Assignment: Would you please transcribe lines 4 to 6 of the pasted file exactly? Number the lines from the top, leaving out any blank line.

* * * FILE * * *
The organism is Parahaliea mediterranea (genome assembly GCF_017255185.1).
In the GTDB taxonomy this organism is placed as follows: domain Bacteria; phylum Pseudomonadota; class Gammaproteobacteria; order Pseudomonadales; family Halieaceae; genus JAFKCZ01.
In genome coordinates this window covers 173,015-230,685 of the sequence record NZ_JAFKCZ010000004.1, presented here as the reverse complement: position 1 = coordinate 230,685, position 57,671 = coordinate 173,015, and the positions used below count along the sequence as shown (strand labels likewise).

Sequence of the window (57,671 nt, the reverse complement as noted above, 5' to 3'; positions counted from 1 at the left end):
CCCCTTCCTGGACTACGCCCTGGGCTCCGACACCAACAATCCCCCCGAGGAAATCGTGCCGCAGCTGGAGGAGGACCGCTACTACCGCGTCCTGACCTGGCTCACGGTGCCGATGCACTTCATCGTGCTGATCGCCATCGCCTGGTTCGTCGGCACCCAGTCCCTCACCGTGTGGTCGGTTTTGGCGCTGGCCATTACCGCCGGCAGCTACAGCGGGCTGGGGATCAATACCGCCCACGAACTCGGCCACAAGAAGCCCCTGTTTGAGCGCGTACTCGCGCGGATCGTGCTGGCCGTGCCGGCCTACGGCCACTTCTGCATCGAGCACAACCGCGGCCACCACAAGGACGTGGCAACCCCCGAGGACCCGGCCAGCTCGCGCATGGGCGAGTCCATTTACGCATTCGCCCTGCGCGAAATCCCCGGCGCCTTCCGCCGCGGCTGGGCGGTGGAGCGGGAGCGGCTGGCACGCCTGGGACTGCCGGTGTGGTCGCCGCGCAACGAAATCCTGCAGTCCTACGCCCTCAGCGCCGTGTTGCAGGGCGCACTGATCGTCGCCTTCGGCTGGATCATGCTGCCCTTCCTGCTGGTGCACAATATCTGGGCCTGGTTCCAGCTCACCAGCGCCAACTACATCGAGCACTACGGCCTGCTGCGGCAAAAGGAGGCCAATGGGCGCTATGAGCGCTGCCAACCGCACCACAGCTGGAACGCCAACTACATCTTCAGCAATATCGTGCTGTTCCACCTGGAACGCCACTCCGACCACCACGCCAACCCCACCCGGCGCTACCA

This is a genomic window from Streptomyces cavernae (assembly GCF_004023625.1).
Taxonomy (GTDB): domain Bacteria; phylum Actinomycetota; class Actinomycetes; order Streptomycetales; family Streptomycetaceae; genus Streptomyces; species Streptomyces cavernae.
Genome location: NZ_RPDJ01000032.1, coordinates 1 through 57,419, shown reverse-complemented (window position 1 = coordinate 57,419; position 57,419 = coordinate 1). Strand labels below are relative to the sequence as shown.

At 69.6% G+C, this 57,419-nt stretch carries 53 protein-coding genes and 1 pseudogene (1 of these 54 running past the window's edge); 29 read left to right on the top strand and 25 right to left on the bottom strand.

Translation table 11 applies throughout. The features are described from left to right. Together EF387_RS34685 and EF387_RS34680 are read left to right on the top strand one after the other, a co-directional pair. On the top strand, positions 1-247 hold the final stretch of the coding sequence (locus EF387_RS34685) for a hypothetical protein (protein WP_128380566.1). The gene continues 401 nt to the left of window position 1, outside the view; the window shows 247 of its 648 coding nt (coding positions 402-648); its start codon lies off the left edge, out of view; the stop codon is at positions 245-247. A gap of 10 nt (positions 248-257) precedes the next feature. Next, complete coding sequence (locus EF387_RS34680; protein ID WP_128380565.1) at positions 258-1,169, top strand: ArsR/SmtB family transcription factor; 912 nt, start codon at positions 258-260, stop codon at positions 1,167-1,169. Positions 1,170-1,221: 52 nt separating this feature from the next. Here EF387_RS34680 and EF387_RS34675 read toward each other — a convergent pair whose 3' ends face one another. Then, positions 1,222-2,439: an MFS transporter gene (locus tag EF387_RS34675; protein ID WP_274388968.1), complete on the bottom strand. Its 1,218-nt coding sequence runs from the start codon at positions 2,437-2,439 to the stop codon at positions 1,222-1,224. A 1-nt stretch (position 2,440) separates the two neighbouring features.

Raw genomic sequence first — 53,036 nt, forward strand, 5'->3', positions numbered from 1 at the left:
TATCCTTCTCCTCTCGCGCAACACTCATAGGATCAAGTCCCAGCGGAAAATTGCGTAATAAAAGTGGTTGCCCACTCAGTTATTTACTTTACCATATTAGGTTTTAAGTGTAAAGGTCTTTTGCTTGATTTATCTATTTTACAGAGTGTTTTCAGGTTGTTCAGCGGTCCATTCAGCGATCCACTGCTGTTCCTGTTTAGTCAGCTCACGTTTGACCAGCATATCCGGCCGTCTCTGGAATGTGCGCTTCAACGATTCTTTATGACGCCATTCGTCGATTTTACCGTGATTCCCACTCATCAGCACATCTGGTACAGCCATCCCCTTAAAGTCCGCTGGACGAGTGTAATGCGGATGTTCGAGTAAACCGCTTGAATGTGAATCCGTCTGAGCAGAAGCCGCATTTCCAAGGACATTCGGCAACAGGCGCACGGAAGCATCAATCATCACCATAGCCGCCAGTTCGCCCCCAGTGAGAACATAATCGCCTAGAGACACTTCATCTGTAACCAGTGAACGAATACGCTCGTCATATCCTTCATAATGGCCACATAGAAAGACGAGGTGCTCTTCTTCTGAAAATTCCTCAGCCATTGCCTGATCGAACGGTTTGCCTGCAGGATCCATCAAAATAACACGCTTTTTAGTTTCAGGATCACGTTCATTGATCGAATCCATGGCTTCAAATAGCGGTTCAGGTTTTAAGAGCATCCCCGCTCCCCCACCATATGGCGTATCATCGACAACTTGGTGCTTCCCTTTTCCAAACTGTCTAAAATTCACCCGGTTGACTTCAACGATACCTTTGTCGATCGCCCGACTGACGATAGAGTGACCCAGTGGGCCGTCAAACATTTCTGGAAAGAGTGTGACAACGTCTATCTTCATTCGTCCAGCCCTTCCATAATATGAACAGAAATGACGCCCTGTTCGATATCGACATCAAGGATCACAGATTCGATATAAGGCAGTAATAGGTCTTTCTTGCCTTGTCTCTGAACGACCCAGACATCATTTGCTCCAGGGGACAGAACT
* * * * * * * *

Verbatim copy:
Sequence of the window (57,671 nt, the reverse complement as noted above, 5' to 3'; positions counted from 1 at the left end):
CCCCTTCCTGGACTACGCCCTGGGCTCCGACACCAACAATCCCCCCGAGGAAATCGTGCCGCAGCTGGAGGAGGACCGCTACTACCGCGTCCTGACCTGGCTCACGGTGCCGATGCACTTCATCGTGCTGATCGCCATCGCCTGGTTCGTCGGCACCCAGTCCCTCACCGTGTGGTCGGTTTTGGCGCTGGCCATTACCGCCGGCAGCTACAGCGGGCTGGGGATCAATACCGCCCACGAACTCGGCCACAAGAAGCCCCTGTTTGAGCGCGTACTCGCGCGGATCGTGCTGGCCGTGCCGGCCTACGGCCACTTCTGCATCGAGCACAACCGCGGCCACCACAAGGACGTGGCAACCCCCGAGGACCCGGCCAGCTCGCGCATGGGCGAGTCCATTTACGCATTCGCCCTGCGCGAAATCCCCGGCGCCTTCCGCCGCGGCTGGGCGGTGGAGCGGGAGCGGCTGGCACGCCTGGGACTGCCGGTGTGGTCGCCGCGCAACGAAATCCTGCAGTCCTACGCCCTCAGCGCCGTGTTGCAGGGCGCACTGATCGTCGCCTTCGGCTGGATCATGCTGCCCTTCCTGCTGGTGCACAATATCTGGGCCTGGTTCCAGCTCACCAGCGCCAACTACATCGAGCACTACGGCCTGCTGCGGCAAAAGGAGGCCAATGGGCGCTATGAGCGCTGCCAACCGCACCACAGCTGGAACGCCAACTACATCTTCAGCAATATCGTGCTGTTCCACCTGGAACGCCACTCCGACCACCACGCCAACCCCACCCGGCGCTACCA

This is a genomic window from Streptomyces cavernae (assembly GCF_004023625.1).